The welfare of farm animals is recognised in the European Union (EU) as an important public and political issue. The links between humane farming methods and environmental sustainability have been well established. Nevertheless, the vast majority of farm animals in the western hemisphere are still kept indoors in highly intensive systems. The general public now question these rearing methods on grounds of food safety, quality, environmental protection and animal welfare.

Counting the cost

The current crisis in European agriculture is largely borne out of over intensification of farm animals and crops. The two are inseparable. When farm animals are taken from the land and housed permanently in large numbers and at high stocking densities – intensively – the system then needs intensive production of feedstuffs such as grains, grass and soya, grown elsewhere.

Europe is now counting the cost of its intensive farming methods. Bovine Spongiform Encephalopathy (BSE), or "Mad Cow Disease", resulted from turning natural herbivores – cattle – into carnivores by feeding meat and bone meal. Over 100 people have contracted the fatal human equivalent of BSE in the UK (FSA, 2001). By 1996, BSE had cost £288 million. When animal welfare is jeopardised, food safety is compromised (O'Brien, 1997). Food poisoning epidemics such as Salmonella and Campylobacter in eggs and poultry meat, cost the UK £350 million per year. In the USA, where livestock farming is often even more intensive, food poisoning is four times more common (FSA, 2000). The clean-up cost of Foot & Mouth Disease in the UK is estimated at US$30-60 billion (Roeder, 2001).

Populations of once familiar farmland birds, a key indicator of environmental integrity, have declined steeply. Previously common species have declined by 52-95% in the past 28 years (Gregory et al, 2001).

Farmers too have been disappearing and rural communities taken to the brink of collapse. Between 1946 and 1989, the total number of people working on farms in the UK declined from about 1 million to 285,000. In the USA, the decline has been even more staggering (Rowan et al, 1999).

Intensive agriculture in Europe and America has caused serious disease problems, a diminished environment, poor welfare in farm animals, and has threatened farming communities and rural livelihoods. There is now serious debate in Europe on charting a course toward a sustainable agricultural system, which to be successful, must also pay full regard to animal welfare.


The rise of factory farming & the reform movement

The latter half of the last century saw the rapid rise of factory farming systems in western Europe and the USA. These were characterised by large numbers of farm animals being caged or crated, and crammed into windowless sheds. Three classic factory farm methods epitomised this approach; veal crates for calves, stall and tether-cages for pregnant pigs, and battery cages for laying hens. All three of these classic systems of the 1960s are subject to far reaching reform in the European Union.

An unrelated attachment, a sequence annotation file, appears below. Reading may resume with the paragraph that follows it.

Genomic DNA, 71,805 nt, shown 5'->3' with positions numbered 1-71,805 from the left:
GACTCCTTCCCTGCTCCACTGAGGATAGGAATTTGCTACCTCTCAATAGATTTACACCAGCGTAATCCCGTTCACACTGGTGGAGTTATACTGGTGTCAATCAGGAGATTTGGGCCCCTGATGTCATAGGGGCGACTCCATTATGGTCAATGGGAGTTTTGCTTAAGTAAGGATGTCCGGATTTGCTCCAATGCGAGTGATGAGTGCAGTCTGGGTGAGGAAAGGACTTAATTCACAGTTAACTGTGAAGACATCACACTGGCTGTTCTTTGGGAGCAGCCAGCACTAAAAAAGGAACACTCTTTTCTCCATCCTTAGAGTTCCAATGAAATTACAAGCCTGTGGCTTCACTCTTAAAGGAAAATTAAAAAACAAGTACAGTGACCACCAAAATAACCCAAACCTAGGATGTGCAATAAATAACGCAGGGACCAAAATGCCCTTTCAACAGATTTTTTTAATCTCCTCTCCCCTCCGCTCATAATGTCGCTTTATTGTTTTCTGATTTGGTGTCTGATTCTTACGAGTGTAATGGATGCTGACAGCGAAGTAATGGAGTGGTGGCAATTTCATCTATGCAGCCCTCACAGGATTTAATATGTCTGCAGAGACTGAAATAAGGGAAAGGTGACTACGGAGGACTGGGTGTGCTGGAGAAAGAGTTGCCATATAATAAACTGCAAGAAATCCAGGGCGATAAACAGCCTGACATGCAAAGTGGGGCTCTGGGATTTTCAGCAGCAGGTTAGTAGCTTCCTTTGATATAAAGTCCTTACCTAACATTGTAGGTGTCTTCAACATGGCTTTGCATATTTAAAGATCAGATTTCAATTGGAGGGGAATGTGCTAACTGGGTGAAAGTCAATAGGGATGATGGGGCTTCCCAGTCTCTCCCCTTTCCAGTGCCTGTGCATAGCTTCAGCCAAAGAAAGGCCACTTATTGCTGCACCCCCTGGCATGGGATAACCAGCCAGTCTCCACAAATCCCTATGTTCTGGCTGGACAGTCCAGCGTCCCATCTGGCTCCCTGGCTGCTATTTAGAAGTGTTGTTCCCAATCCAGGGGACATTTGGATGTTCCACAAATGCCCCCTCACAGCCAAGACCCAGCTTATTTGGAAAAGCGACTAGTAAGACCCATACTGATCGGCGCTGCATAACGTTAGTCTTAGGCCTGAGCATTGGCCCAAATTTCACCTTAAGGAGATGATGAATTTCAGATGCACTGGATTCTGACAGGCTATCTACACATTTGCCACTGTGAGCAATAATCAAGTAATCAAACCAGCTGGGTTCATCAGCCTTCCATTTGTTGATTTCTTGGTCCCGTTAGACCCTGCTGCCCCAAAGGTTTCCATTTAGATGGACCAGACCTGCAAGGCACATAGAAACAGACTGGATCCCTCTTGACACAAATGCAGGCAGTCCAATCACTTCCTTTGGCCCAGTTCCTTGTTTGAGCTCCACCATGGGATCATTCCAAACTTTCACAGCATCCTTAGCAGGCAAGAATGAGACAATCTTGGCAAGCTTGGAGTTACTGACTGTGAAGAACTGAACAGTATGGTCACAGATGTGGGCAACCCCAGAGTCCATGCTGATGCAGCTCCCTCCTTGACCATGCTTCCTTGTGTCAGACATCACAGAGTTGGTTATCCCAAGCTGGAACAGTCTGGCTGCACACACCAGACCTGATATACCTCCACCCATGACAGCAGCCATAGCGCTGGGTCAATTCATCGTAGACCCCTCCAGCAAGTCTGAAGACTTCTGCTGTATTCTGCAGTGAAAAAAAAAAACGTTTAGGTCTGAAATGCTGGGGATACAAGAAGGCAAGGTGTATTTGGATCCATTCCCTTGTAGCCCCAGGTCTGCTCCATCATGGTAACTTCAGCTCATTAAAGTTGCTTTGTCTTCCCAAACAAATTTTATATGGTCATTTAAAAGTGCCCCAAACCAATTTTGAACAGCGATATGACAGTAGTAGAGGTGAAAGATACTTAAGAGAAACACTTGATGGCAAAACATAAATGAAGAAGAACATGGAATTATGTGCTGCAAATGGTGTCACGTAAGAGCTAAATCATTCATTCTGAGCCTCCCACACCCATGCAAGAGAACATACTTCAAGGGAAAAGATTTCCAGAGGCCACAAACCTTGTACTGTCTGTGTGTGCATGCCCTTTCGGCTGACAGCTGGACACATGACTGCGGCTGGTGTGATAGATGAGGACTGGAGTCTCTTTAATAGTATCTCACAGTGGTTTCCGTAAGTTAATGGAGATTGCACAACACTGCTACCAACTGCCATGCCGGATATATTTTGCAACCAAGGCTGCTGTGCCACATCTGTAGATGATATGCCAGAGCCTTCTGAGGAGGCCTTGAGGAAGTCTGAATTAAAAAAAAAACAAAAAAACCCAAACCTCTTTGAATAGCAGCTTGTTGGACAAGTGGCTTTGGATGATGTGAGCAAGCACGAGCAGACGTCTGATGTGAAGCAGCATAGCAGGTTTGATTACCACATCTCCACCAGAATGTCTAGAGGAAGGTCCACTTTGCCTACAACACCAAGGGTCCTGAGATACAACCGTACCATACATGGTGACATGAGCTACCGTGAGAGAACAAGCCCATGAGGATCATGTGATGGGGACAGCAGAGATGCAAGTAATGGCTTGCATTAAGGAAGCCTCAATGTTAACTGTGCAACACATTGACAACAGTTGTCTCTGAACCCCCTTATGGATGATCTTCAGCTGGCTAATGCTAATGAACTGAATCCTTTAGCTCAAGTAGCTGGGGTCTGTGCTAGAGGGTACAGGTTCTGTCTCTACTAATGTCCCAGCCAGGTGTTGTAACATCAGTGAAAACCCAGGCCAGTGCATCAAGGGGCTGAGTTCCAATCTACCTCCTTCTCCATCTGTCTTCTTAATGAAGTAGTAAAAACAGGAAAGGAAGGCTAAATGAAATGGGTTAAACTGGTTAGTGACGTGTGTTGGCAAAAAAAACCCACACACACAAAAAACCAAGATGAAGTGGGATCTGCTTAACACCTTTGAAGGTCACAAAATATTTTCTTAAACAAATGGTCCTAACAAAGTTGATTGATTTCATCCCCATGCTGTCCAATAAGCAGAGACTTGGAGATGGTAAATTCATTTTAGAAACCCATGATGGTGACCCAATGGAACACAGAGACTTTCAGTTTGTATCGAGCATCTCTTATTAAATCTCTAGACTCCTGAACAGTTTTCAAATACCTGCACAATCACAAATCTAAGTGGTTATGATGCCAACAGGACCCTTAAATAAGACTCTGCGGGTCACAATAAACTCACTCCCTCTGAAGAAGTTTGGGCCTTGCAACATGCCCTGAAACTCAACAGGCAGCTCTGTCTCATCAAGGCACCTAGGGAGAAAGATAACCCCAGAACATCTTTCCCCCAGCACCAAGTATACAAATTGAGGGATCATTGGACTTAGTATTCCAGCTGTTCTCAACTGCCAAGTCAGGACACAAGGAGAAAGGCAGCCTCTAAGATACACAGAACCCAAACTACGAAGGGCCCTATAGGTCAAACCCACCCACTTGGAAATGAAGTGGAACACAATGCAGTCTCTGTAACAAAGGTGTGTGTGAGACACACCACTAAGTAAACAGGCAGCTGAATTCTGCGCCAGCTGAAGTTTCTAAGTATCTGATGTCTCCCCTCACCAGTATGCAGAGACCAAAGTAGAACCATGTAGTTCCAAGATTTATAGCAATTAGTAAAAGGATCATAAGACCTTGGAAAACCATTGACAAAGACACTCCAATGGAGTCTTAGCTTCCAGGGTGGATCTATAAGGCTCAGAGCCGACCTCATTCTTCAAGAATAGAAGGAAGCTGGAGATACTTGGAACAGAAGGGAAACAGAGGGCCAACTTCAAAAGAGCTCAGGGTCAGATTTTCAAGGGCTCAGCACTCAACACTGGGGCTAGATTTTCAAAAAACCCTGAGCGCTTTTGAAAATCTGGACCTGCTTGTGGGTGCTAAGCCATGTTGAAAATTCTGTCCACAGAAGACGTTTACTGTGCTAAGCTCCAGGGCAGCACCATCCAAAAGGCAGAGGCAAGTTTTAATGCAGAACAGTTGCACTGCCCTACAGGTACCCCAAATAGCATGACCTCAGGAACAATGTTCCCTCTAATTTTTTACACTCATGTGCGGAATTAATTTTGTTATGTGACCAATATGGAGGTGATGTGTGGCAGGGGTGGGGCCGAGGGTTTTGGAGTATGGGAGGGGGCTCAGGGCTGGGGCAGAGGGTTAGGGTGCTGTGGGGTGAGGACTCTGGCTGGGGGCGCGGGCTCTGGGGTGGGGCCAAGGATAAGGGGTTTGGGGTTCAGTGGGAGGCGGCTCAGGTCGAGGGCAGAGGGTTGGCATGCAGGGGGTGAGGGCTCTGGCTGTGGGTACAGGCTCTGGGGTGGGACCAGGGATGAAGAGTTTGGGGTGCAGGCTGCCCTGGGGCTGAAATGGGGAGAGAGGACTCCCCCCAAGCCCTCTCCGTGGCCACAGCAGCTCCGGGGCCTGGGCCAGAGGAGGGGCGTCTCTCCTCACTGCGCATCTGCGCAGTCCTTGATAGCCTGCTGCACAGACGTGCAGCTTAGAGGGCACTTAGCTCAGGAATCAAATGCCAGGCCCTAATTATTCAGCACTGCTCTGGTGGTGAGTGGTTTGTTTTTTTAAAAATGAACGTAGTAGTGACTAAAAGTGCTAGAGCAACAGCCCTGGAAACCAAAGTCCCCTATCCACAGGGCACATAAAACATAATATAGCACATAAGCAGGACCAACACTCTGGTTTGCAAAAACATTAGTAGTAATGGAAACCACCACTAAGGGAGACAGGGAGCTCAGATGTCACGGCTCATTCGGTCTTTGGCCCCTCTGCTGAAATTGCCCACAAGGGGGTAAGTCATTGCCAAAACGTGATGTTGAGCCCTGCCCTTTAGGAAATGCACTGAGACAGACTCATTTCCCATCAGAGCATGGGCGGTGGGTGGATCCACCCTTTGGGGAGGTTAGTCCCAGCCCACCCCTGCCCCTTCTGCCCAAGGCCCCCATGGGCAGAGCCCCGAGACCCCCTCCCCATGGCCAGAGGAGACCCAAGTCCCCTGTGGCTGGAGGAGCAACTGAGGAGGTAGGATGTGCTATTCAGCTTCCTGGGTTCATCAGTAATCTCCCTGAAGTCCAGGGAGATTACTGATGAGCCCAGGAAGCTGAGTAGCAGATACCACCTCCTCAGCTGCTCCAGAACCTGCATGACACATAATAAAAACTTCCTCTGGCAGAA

There has been an awakening in Europe to the fact that animals are sentient beings, capable of feeling pain and suffering. It has seen the European Union (EU) agree to outlaw veal crates for calves, battery cages for hens, and the prolonged use of sow stalls and tethers for pigs – three key areas of progress for animal welfare. During this period, the EU has also agreed a legally binding protocol that recognises animals as sentient beings rather than just "agricultural products".

However, factory farming in the 1980s and 90s has continued to expand in more insidious forms. Whilst legislation, fuelled by public opinion, is forcing the abandonment of cages and crates, factory farming has concentrated on intensifying its breeding and feeding regimes – making animals grow faster or produce more milk, with equally devastating consequences for the animals concerned. Broiler chickens that are crippled or suffer heart attacks before the age of 6 weeks, dairy cows with a metabolic system that can scarcely keep pace with their over-producing udders are just two examples. The new breed of factory farm has intensified the physiological strain put on the animals, whilst at the same time rearing animals in ever-larger group sizes and at high stocking densities.


The role of retailers

Supermarkets have enormous influence over the animal welfare standards used to produce the meat, milk and eggs they sell. The 10 biggest supermarket companies account for over 60% of all UK grocery sales. Supermarkets collectively represent the main conduit by which low-welfare animal products reach the general public. The dominant force of the major multiples and their consequent buying power means they can move quickly and decisively on food standards issues including animal welfare, perhaps more so than political decision-makers.

The vast majority of fresh animal produce in major supermarkets is sold under company own labels, where they have direct control over how the animals are reared and slaughtered (CIWF, 2002). Supermarkets have tremendous scope for promoting one product over another. Methods such as price promotions, labelling, in-store positioning and customer information, can all be used to promote ethically reared food. There is a growing recognition amongst major retailers that animal welfare is a key part of corporate responsibility. The aim of the 'Race to the Top' animal welfare indicators is to track supermarket progress and commitment on this area, and create an environment whereby supermarkets can play their full part in the drive to higher welfare standards for all farm animals.